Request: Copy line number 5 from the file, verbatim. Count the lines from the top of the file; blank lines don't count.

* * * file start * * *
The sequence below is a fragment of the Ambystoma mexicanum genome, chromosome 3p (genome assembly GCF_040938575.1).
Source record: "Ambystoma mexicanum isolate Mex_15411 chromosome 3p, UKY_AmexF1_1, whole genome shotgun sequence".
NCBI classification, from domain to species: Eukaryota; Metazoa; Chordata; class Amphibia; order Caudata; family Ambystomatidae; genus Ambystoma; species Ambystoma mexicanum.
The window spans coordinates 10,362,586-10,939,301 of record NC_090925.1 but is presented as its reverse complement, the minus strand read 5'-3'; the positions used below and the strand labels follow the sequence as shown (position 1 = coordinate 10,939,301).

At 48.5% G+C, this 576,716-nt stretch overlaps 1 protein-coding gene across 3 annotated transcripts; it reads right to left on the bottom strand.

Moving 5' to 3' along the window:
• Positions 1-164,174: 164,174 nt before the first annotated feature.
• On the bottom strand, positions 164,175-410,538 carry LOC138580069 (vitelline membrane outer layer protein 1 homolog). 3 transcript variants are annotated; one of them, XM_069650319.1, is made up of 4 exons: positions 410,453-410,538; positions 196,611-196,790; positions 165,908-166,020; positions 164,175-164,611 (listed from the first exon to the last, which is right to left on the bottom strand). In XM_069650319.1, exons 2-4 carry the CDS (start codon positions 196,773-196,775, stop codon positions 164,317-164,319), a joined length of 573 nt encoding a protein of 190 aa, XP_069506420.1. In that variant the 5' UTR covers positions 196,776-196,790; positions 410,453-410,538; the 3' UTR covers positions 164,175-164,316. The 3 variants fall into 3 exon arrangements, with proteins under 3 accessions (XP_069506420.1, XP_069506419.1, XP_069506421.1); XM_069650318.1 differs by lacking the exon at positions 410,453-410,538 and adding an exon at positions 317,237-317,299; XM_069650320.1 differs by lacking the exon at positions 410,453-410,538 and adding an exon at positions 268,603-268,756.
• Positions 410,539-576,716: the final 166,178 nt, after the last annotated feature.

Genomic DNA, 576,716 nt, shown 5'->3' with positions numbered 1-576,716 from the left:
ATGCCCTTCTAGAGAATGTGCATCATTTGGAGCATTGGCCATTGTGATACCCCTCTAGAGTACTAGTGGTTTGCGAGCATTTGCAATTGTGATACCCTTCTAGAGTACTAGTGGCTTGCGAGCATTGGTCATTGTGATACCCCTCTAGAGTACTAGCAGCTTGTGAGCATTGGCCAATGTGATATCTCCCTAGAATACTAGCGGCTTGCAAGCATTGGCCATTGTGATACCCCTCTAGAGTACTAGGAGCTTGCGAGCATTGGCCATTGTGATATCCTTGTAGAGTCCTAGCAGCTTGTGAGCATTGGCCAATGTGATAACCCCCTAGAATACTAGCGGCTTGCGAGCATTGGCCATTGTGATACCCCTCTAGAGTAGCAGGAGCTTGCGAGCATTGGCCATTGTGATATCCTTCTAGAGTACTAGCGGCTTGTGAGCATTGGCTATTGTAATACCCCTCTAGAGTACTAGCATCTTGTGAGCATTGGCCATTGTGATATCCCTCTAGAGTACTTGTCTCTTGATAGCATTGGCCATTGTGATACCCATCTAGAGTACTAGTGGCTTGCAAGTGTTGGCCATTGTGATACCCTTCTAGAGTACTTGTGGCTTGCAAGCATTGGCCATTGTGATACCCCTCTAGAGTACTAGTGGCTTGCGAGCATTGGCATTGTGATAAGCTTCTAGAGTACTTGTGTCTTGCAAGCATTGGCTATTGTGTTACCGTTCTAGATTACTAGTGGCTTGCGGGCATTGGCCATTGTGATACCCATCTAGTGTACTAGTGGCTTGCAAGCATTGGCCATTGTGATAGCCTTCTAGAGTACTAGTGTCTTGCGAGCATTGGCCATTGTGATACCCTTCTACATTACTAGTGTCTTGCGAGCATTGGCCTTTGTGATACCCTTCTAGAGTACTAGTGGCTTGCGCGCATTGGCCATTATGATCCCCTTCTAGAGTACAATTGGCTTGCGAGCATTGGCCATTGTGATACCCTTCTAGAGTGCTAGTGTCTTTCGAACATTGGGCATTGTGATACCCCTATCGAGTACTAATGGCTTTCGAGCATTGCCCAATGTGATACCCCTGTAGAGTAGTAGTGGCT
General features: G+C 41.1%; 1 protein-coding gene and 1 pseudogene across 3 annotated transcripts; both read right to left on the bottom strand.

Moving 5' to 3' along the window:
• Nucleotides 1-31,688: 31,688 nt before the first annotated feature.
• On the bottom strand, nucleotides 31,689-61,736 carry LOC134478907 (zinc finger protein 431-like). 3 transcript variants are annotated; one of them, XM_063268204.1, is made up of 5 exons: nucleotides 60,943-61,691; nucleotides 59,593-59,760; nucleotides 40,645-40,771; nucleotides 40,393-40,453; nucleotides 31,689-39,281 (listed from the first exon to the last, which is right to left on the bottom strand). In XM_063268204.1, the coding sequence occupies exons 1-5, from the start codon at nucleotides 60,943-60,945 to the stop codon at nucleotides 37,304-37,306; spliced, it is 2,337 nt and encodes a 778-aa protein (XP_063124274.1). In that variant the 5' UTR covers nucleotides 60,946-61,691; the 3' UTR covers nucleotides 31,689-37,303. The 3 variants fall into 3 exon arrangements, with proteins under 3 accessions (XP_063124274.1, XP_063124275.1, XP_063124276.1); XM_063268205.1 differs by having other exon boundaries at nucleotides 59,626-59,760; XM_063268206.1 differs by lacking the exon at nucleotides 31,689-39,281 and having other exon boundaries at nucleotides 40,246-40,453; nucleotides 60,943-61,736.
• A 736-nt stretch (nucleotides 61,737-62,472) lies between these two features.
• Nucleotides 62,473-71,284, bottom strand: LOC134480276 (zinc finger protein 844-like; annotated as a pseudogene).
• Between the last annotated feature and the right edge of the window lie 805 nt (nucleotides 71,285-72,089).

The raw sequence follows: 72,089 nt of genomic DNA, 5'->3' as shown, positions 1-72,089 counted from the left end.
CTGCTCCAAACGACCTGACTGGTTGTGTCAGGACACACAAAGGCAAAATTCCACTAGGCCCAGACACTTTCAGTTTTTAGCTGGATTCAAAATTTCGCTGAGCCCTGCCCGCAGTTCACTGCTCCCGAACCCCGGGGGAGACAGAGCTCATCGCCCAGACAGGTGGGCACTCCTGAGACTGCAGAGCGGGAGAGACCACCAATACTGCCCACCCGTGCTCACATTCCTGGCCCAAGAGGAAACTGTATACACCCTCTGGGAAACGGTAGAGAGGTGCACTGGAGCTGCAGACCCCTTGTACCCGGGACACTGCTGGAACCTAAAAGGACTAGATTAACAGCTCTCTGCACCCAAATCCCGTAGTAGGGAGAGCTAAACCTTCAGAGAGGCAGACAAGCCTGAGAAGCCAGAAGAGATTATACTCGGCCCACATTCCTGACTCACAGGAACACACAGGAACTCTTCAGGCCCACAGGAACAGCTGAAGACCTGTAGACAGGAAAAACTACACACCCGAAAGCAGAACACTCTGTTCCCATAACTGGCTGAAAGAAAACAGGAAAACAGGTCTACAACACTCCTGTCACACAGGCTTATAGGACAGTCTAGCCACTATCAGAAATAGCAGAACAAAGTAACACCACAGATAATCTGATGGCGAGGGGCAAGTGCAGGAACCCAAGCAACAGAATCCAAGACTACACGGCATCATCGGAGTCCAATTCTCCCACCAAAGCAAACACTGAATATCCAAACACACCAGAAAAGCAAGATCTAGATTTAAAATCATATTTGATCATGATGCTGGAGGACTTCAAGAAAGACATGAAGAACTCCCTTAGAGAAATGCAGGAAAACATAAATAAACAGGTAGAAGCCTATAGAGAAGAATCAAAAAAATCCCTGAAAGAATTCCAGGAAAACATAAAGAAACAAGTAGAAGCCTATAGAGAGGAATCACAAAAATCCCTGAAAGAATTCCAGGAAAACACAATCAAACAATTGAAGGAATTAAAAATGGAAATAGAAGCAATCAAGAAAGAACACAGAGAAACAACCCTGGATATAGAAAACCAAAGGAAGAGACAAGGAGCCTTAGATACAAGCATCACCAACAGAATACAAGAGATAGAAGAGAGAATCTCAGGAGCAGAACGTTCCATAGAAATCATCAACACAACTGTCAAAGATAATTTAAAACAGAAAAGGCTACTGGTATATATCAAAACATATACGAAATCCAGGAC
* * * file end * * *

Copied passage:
At 48.5% G+C, this 576,716-nt stretch overlaps 1 protein-coding gene across 3 annotated transcripts; it reads right to left on the bottom strand.